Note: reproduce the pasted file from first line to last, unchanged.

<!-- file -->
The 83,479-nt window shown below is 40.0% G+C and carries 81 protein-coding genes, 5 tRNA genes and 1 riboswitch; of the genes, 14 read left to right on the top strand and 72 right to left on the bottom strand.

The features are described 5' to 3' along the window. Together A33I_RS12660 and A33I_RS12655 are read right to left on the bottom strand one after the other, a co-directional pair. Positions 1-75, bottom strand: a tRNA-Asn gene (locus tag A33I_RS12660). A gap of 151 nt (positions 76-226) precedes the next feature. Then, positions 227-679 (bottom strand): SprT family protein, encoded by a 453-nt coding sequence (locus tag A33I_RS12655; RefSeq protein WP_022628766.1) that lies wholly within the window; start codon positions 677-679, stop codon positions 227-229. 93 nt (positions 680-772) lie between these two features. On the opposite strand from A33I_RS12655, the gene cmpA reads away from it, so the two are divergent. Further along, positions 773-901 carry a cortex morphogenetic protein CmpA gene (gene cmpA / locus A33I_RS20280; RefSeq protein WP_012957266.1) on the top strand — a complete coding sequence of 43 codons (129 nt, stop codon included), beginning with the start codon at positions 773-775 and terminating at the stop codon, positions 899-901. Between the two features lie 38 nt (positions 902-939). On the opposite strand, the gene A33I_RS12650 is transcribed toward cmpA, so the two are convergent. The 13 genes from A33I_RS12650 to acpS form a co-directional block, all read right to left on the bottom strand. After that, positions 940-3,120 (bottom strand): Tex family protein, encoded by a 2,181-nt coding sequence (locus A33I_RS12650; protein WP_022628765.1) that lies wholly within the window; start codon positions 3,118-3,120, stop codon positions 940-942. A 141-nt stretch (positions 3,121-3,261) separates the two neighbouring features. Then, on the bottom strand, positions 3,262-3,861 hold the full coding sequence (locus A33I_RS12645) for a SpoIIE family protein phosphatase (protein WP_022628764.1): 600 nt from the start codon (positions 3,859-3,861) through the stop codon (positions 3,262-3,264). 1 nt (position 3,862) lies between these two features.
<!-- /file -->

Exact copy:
The 83,479-nt window shown below is 40.0% G+C and carries 81 protein-coding genes, 5 tRNA genes and 1 riboswitch; of the genes, 14 read left to right on the top strand and 72 right to left on the bottom strand.

The features are described 5' to 3' along the window. Together A33I_RS12660 and A33I_RS12655 are read right to left on the bottom strand one after the other, a co-directional pair. Positions 1-75, bottom strand: a tRNA-Asn gene (locus tag A33I_RS12660). A gap of 151 nt (positions 76-226) precedes the next feature. Then, positions 227-679 (bottom strand): SprT family protein, encoded by a 453-nt coding sequence (locus tag A33I_RS12655; RefSeq protein WP_022628766.1) that lies wholly within the window; start codon positions 677-679, stop codon positions 227-229. 93 nt (positions 680-772) lie between these two features. On the opposite strand from A33I_RS12655, the gene cmpA reads away from it, so the two are divergent. Further along, positions 773-901 carry a cortex morphogenetic protein CmpA gene (gene cmpA / locus A33I_RS20280; RefSeq protein WP_012957266.1) on the top strand — a complete coding sequence of 43 codons (129 nt, stop codon included), beginning with the start codon at positions 773-775 and terminating at the stop codon, positions 899-901. Between the two features lie 38 nt (positions 902-939). On the opposite strand, the gene A33I_RS12650 is transcribed toward cmpA, so the two are convergent. The 13 genes from A33I_RS12650 to acpS form a co-directional block, all read right to left on the bottom strand. After that, positions 940-3,120 (bottom strand): Tex family protein, encoded by a 2,181-nt coding sequence (locus A33I_RS12650; protein WP_022628765.1) that lies wholly within the window; start codon positions 3,118-3,120, stop codon positions 940-942. A 141-nt stretch (positions 3,121-3,261) separates the two neighbouring features. Then, on the bottom strand, positions 3,262-3,861 hold the full coding sequence (locus A33I_RS12645) for a SpoIIE family protein phosphatase (protein WP_022628764.1): 600 nt from the start codon (positions 3,859-3,861) through the stop codon (positions 3,262-3,264). 1 nt (position 3,862) lies between these two features.